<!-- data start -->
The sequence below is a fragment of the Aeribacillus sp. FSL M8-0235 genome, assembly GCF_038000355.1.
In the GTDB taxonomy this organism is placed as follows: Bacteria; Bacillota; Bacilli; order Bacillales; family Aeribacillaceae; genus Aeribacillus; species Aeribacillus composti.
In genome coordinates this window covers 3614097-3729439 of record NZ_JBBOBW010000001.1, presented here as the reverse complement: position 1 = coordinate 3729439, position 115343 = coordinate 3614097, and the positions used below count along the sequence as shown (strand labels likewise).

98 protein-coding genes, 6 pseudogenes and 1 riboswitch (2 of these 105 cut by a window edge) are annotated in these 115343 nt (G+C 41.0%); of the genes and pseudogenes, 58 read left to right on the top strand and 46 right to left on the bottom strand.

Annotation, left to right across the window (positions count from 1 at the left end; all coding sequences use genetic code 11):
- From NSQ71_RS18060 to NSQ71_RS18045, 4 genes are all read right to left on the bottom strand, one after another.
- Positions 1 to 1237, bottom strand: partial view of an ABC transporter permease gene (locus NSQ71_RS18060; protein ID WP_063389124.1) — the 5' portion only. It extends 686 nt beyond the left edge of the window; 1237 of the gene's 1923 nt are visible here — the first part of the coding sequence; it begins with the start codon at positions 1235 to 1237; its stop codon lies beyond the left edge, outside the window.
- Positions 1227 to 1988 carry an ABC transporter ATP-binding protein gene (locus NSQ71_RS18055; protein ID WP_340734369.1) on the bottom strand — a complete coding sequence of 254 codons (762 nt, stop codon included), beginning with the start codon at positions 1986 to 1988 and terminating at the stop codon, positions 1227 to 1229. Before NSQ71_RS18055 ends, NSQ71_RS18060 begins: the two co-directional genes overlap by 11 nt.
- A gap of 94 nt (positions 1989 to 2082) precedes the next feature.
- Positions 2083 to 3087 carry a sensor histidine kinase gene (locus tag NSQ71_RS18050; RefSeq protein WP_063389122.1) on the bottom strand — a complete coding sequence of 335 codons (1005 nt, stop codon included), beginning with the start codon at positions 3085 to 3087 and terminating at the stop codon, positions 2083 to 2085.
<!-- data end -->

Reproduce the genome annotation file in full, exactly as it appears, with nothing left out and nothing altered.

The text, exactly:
The sequence below is a fragment of the Aeribacillus sp. FSL M8-0235 genome, assembly GCF_038000355.1.
In the GTDB taxonomy this organism is placed as follows: Bacteria; Bacillota; Bacilli; order Bacillales; family Aeribacillaceae; genus Aeribacillus; species Aeribacillus composti.
In genome coordinates this window covers 3614097-3729439 of record NZ_JBBOBW010000001.1, presented here as the reverse complement: position 1 = coordinate 3729439, position 115343 = coordinate 3614097, and the positions used below count along the sequence as shown (strand labels likewise).

98 protein-coding genes, 6 pseudogenes and 1 riboswitch (2 of these 105 cut by a window edge) are annotated in these 115343 nt (G+C 41.0%); of the genes and pseudogenes, 58 read left to right on the top strand and 46 right to left on the bottom strand.

Annotation, left to right across the window (positions count from 1 at the left end; all coding sequences use genetic code 11):
- From NSQ71_RS18060 to NSQ71_RS18045, 4 genes are all read right to left on the bottom strand, one after another.
- Positions 1 to 1237, bottom strand: partial view of an ABC transporter permease gene (locus NSQ71_RS18060; protein ID WP_063389124.1) — the 5' portion only. It extends 686 nt beyond the left edge of the window; 1237 of the gene's 1923 nt are visible here — the first part of the coding sequence; it begins with the start codon at positions 1235 to 1237; its stop codon lies beyond the left edge, outside the window.
- Positions 1227 to 1988 carry an ABC transporter ATP-binding protein gene (locus NSQ71_RS18055; protein ID WP_340734369.1) on the bottom strand — a complete coding sequence of 254 codons (762 nt, stop codon included), beginning with the start codon at positions 1986 to 1988 and terminating at the stop codon, positions 1227 to 1229. Before NSQ71_RS18055 ends, NSQ71_RS18060 begins: the two co-directional genes overlap by 11 nt.
- A gap of 94 nt (positions 1989 to 2082) precedes the next feature.
- Positions 2083 to 3087 carry a sensor histidine kinase gene (locus tag NSQ71_RS18050; RefSeq protein WP_063389122.1) on the bottom strand — a complete coding sequence of 335 codons (1005 nt, stop codon included), beginning with the start codon at positions 3085 to 3087 and terminating at the stop codon, positions 2083 to 2085.